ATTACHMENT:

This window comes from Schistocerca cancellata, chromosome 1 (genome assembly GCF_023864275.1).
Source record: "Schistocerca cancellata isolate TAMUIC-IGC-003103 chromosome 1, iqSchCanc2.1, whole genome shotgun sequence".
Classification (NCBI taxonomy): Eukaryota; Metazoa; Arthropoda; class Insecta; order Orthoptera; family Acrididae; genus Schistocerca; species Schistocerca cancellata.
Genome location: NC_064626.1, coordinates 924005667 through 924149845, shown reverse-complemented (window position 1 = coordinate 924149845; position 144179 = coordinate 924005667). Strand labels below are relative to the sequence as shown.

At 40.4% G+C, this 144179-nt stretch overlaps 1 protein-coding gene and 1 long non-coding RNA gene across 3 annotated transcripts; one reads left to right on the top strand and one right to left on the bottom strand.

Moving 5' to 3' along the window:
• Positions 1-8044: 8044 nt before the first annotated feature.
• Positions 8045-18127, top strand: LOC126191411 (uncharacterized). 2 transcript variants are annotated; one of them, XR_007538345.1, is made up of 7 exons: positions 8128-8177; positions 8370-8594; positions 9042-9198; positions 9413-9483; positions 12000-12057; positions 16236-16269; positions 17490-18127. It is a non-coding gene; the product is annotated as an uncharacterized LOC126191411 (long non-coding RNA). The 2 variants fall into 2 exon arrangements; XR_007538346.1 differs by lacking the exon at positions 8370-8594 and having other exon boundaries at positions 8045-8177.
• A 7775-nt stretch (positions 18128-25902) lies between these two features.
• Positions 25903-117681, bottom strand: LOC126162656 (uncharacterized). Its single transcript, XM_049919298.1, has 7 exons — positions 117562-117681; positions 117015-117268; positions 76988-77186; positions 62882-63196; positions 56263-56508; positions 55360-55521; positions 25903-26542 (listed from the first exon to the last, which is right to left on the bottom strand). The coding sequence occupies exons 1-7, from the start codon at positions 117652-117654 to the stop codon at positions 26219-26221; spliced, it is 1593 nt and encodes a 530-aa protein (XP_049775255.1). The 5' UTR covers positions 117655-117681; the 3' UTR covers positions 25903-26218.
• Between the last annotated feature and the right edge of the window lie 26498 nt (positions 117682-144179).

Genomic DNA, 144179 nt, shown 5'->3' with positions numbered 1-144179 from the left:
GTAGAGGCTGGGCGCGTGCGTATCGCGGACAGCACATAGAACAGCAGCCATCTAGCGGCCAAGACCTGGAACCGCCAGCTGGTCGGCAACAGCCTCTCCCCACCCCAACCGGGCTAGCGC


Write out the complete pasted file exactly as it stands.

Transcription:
This window comes from Schistocerca cancellata, chromosome 1 (genome assembly GCF_023864275.1).
Source record: "Schistocerca cancellata isolate TAMUIC-IGC-003103 chromosome 1, iqSchCanc2.1, whole genome shotgun sequence".
Classification (NCBI taxonomy): Eukaryota; Metazoa; Arthropoda; class Insecta; order Orthoptera; family Acrididae; genus Schistocerca; species Schistocerca cancellata.
Genome location: NC_064626.1, coordinates 924005667 through 924149845, shown reverse-complemented (window position 1 = coordinate 924149845; position 144179 = coordinate 924005667). Strand labels below are relative to the sequence as shown.

At 40.4% G+C, this 144179-nt stretch overlaps 1 protein-coding gene and 1 long non-coding RNA gene across 3 annotated transcripts; one reads left to right on the top strand and one right to left on the bottom strand.

Moving 5' to 3' along the window:
• Positions 1-8044: 8044 nt before the first annotated feature.
• Positions 8045-18127, top strand: LOC126191411 (uncharacterized). 2 transcript variants are annotated; one of them, XR_007538345.1, is made up of 7 exons: positions 8128-8177; positions 8370-8594; positions 9042-9198; positions 9413-9483; positions 12000-12057; positions 16236-16269; positions 17490-18127. It is a non-coding gene; the product is annotated as an uncharacterized LOC126191411 (long non-coding RNA). The 2 variants fall into 2 exon arrangements; XR_007538346.1 differs by lacking the exon at positions 8370-8594 and having other exon boundaries at positions 8045-8177.
• A 7775-nt stretch (positions 18128-25902) lies between these two features.
• Positions 25903-117681, bottom strand: LOC126162656 (uncharacterized). Its single transcript, XM_049919298.1, has 7 exons — positions 117562-117681; positions 117015-117268; positions 76988-77186; positions 62882-63196; positions 56263-56508; positions 55360-55521; positions 25903-26542 (listed from the first exon to the last, which is right to left on the bottom strand). The coding sequence occupies exons 1-7, from the start codon at positions 117652-117654 to the stop codon at positions 26219-26221; spliced, it is 1593 nt and encodes a 530-aa protein (XP_049775255.1). The 5' UTR covers positions 117655-117681; the 3' UTR covers positions 25903-26218.
• Between the last annotated feature and the right edge of the window lie 26498 nt (positions 117682-144179).

Genomic DNA, 144179 nt, shown 5'->3' with positions numbered 1-144179 from the left:
GTAGAGGCTGGGCGCGTGCGTATCGCGGACAGCACATAGAACAGCAGCCATCTAGCGGCCAAGACCTGGAACCGCCAGCTGGTCGGCAACAGCCTCTCCCCACCCCAACCGGGCTAGCGC